Planters’ Association of Ceylon Chairman Roshan Rajadurai speaking at the press briefing. Others on the head table from left: Employers’ Federation of Ceylon (EFC) Director General/CEO Kanishka Weerasinghe, Convener of the Media Committee of the Planters’ Association Tony Goonewardena, Consultant to the EFC S. Srikumar and Planters’ Association Secretary General Malin Goonetileke
Pic by Samantha Perera
By Chandeepa Wettasinghe
The Planter’s Association of Sri Lanka, which represents the regional plantation companies (RPCs), warned that the tea industry is facing an imminent threat of coming to a grinding halt if the trade unions do not sign a new productivity-based wage agreement this month.
Under pressure from the unions to increase wages, the RPCs signed an agreement with the government and one constituent party of the trade unions to increase wages for 2 months with Rs.1 billion borrowed from the government, in exchange for transitioning into a new productivity model.
“Already we’re too late. We’re borrowing and paying. Our boards will take a call very soon,” Planter’s Association of Ceylon (PA) Chairman Roshan Rajadurei said. He was unwilling to provide a time frame for any drastic action, but expressed that the RPCs would only take any such measures with great reluctance.
“If they don’t sign, we will go on like this and the estates will come to a grinding halt. It’s scary. We have been loud and consistent with the government that this will not go on for long, it will come to a grounding halt,” he added. He added that there is no possibility of providing the workers with higher wages than what is already proposed, since the shareholders of their plantation companies will not approve of it.
Rajadurei said that if things go unchanged, considering no positive outlook on global tea prices, the RPCs will honour the existing labour wages (prior to the agreement in June)—which account for 70 percent of production costs.
However, he said in such a context, the RPLC would not be able invest in replanting and fertilization as much as they would like to.
“It will go on like JEDB (Janatha Estate Development Board) and, SPC (State Plantation Corporation), for as long as possible. Then the companies might decide, there’s no point and dispose the shares. I don’t know who’s going to buy. It’s going to be a huge calamity. The government has to decide,” he added.
Rajadurei was unwilling to comment on whether the RPCs will resort to legal action to compel the government enforce the tripartite wage agreement, of which the government is a signatory.
The government has so far remained outside the process of both changing the 150-year old guaranteed work model for estate workers, as well as the annual wage increase negotiations, in fear of upsetting a voter base of over one million living in estates.
Rajadurei however said that the government does have the power to change the status quo.
“If the government says this is the model, they (trade unions) will have to comply with that,”
Wage negotiations have failed to reach a conclusion since the previous agreement lapsed in March 2015.
RPCs are currently getting an income of Rs.430 per kilogramme (kg) of tea, and have a production cost of Rs. 550 per kg—an increase of Rs.100 for the past 2 months given the Rs. 2,500 wage increase passed through the 2016 budget, and paid for through the Rs. 1 billion loan from state banks.
The RPCs are said to have incurred losses of nearly Rs. 3 billion for the past 6 months, and a further Rs.13 billion since 2012, through tea operations due to rising labour costs and the dampened tea prices in the world market.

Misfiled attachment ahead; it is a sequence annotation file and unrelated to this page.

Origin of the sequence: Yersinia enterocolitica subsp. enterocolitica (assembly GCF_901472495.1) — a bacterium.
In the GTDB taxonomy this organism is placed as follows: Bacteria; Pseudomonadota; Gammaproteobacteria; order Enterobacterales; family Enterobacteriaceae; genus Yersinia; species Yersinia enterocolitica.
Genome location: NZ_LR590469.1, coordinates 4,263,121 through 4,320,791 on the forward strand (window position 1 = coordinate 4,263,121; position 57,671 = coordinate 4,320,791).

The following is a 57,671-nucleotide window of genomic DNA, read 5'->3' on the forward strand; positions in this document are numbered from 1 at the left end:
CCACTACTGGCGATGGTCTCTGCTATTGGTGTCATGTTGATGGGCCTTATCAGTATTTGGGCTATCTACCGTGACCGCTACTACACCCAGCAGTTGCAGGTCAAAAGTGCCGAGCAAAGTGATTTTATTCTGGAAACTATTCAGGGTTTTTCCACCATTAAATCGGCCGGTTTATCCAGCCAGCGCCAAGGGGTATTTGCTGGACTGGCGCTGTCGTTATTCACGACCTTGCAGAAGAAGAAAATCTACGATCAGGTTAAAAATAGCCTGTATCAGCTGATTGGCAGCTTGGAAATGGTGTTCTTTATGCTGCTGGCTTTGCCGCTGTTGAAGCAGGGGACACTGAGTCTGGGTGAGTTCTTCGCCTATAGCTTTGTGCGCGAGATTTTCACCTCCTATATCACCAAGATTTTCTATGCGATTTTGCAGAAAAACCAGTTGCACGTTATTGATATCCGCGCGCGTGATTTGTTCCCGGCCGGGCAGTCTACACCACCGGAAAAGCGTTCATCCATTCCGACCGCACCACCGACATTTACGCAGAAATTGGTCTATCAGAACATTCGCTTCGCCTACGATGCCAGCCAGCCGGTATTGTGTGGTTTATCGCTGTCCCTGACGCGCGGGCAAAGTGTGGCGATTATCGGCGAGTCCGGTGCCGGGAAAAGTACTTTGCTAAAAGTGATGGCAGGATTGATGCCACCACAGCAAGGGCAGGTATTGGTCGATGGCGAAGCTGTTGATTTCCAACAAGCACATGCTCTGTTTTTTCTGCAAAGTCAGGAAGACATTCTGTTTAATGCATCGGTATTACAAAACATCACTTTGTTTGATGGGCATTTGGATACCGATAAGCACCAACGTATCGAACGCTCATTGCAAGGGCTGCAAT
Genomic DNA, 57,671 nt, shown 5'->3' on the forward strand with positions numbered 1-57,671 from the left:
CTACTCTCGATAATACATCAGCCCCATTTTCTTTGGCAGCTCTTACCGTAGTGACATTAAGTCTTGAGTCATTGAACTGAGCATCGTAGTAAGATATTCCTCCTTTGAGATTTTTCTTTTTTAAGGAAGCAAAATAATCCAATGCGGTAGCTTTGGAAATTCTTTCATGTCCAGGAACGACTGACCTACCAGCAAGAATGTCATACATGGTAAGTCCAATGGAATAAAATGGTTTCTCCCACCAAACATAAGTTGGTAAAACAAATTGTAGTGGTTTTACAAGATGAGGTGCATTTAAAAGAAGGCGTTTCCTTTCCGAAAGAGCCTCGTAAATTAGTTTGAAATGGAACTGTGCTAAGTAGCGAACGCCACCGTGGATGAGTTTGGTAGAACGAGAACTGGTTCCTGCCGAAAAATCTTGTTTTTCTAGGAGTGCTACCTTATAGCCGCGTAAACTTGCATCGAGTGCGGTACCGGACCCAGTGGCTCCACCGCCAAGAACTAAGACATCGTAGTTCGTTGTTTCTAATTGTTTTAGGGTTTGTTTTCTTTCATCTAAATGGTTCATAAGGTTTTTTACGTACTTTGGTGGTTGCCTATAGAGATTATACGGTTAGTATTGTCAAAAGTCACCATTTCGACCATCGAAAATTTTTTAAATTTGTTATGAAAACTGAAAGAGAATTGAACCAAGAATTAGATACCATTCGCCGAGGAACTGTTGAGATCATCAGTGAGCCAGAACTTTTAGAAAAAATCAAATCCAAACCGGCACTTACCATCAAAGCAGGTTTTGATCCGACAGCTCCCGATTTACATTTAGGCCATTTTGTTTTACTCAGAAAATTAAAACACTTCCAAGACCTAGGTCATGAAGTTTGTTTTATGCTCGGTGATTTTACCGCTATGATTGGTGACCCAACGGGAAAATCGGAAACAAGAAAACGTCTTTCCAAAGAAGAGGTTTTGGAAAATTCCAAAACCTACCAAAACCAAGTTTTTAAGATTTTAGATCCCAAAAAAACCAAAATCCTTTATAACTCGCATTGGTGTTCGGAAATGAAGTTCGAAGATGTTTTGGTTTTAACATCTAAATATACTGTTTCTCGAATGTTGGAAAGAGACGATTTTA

Prior to the Rs. 100 increase since June, Sri Lankan estate workers, who plucked an average of 18 kg of tea, had a communist style guaranteed minimum wage of Rs. 15,500 a month.
According to RPC data, 10 kg of tea leaves can be plucked within 2-2.5 hours. Kenyan tea pluckers average 48 kg a day, while those in South India average 38 kg a day, and get a fraction of Sri Lankan workers’ wages.
The two new productivity-based models proposed by the RPCs offer Rs. 17,100 and Rs. 16,830, respectively, based on worker preferences to pluck 18 kg. They also offer additional payment for each extra kilogramme plucked by the workers, promoting productivity.
Rajadurei also noted that RPCs pay for the housing and other benefits of estate workers and their entire families, which is the best welfare system in all plantation economies around
Awaits govt. nod for glyphosate usage
The Planters’ Association of Ceylon said that it has requested the government to allow glyphosate to be used by the tea industry, whose areas under cultivation have reported no cases of chronic
“There has been no scientific evidence that glyphosate causes kidney disease,” Planters’ Association of Ceylon Secretary General Malin Goonetillake said.
Rajadurei noted that the lack of weed killers is affecting both the quality and quantity of tea harvests.
Goonetillake added that the Tea Research Institute also had not banned the use of the chemical.
“TRI has not banned this. They have said to spray 2 litres of glyphosate mixed into so many gallons of water twice a year,” he added. Glyphosate was banned through an executive order, under the belief that it was causing chronic kidney disease in residents of the North Central Province, where the President hails from.
However, top RPC executives believe that this is due to paddy farmers spraying glyphosate into paddy fields where the chemical remains in the water for days or months, compared to in tea and rubber plantations, where the chemical kills the weeds and diffuses when it comes into contact with soil.
Rajadurei said that the TRI has not yet started to research an alternative, but the TRI also takes around 15-20 years to investigate a chemical’s adverse effects—which is a positive attribute.